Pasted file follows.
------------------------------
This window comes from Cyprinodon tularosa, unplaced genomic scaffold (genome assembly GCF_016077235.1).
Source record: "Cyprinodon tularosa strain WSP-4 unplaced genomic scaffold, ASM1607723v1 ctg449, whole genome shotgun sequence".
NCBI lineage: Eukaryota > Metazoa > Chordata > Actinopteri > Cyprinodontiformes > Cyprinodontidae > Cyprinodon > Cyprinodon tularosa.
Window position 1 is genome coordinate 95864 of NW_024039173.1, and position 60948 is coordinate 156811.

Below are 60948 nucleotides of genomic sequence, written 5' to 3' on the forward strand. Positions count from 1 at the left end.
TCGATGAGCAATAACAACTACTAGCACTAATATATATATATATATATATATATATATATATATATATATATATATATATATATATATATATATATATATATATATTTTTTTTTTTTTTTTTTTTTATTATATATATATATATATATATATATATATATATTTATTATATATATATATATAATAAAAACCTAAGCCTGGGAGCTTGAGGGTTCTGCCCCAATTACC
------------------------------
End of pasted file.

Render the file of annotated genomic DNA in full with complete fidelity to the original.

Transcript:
This window comes from Cyprinodon tularosa, unplaced genomic scaffold (genome assembly GCF_016077235.1).
Source record: "Cyprinodon tularosa strain WSP-4 unplaced genomic scaffold, ASM1607723v1 ctg449, whole genome shotgun sequence".
NCBI lineage: Eukaryota > Metazoa > Chordata > Actinopteri > Cyprinodontiformes > Cyprinodontidae > Cyprinodon > Cyprinodon tularosa.
Window position 1 is genome coordinate 95864 of NW_024039173.1, and position 60948 is coordinate 156811.

Below are 60948 nucleotides of genomic sequence, written 5' to 3' on the forward strand. Positions count from 1 at the left end.
TCGATGAGCAATAACAACTACTAGCACTAATATATATATATATATATATATATATATATATATATATATATATATATATATATATATATATATATATATATATATTTTTTTTTTTTTTTTTTTTTATTATATATATATATATATATATATATATATATATTTATTATATATATATATATAATAAAAACCTAAGCCTGGGAGCTTGAGGGTTCTGCCCCAATTACC